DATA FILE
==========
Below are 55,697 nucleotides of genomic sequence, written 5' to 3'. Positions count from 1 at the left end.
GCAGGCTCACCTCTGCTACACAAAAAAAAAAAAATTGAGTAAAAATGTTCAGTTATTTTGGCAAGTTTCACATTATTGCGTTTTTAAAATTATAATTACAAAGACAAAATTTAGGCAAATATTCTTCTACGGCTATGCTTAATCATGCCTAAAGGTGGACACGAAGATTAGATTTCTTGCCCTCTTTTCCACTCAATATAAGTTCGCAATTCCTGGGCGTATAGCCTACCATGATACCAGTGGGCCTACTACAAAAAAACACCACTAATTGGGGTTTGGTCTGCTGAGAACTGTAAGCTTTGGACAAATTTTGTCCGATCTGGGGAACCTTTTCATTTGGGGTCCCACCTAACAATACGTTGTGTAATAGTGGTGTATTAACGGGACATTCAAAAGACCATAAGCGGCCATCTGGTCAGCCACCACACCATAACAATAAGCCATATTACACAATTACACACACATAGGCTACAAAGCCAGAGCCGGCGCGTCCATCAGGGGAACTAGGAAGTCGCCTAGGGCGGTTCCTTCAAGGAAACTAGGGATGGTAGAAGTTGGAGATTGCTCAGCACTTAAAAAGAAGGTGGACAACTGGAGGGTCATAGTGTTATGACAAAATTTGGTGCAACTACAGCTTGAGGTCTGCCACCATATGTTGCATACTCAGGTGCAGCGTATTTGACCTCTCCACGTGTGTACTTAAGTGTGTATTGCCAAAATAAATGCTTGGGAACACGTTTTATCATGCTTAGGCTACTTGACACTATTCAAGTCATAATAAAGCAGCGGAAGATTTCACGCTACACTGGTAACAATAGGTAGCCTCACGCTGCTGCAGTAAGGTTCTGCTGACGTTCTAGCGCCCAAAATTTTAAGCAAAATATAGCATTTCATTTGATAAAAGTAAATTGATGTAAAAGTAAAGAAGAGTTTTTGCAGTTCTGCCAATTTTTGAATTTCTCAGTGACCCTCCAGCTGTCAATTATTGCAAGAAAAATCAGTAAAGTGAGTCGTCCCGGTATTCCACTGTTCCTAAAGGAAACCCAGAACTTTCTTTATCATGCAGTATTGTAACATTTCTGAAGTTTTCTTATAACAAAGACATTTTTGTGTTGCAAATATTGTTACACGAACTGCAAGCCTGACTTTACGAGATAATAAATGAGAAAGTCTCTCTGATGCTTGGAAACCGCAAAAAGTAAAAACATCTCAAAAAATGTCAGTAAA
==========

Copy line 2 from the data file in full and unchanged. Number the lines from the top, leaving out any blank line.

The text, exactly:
GCAGGCTCACCTCTGCTACACAAAAAAAAAAAAATTGAGTAAAAATGTTCAGTTATTTTGGCAAGTTTCACATTATTGCGTTTTTAAAATTATAATTACAAAGACAAAATTTAGGCAAATATTCTTCTACGGCTATGCTTAATCATGCCTAAAGGTGGACACGAAGATTAGATTTCTTGCCCTCTTTTCCACTCAATATAAGTTCGCAATTCCTGGGCGTATAGCCTACCATGATACCAGTGGGCCTACTACAAAAAAACACCACTAATTGGGGTTTGGTCTGCTGAGAACTGTAAGCTTTGGACAAATTTTGTCCGATCTGGGGAACCTTTTCATTTGGGGTCCCACCTAACAATACGTTGTGTAATAGTGGTGTATTAACGGGACATTCAAAAGACCATAAGCGGCCATCTGGTCAGCCACCACACCATAACAATAAGCCATATTACACAATTACACACACATAGGCTACAAAGCCAGAGCCGGCGCGTCCATCAGGGGAACTAGGAAGTCGCCTAGGGCGGTTCCTTCAAGGAAACTAGGGATGGTAGAAGTTGGAGATTGCTCAGCACTTAAAAAGAAGGTGGACAACTGGAGGGTCATAGTGTTATGACAAAATTTGGTGCAACTACAGCTTGAGGTCTGCCACCATATGTTGCATACTCAGGTGCAGCGTATTTGACCTCTCCACGTGTGTACTTAAGTGTGTATTGCCAAAATAAATGCTTGGGAACACGTTTTATCATGCTTAGGCTACTTGACACTATTCAAGTCATAATAAAGCAGCGGAAGATTTCACGCTACACTGGTAACAATAGGTAGCCTCACGCTGCTGCAGTAAGGTTCTGCTGACGTTCTAGCGCCCAAAATTTTAAGCAAAATATAGCATTTCATTTGATAAAAGTAAATTGATGTAAAAGTAAAGAAGAGTTTTTGCAGTTCTGCCAATTTTTGAATTTCTCAGTGACCCTCCAGCTGTCAATTATTGCAAGAAAAATCAGTAAAGTGAGTCGTCCCGGTATTCCACTGTTCCTAAAGGAAACCCAGAACTTTCTTTATCATGCAGTATTGTAACATTTCTGAAGTTTTCTTATAACAAAGACATTTTTGTGTTGCAAATATTGTTACACGAACTGCAAGCCTGACTTTACGAGATAATAAATGAGAAAGTCTCTCTGATGCTTGGAAACCGCAAAAAGTAAAAACATCTCAAAAAATGTCAGTAAA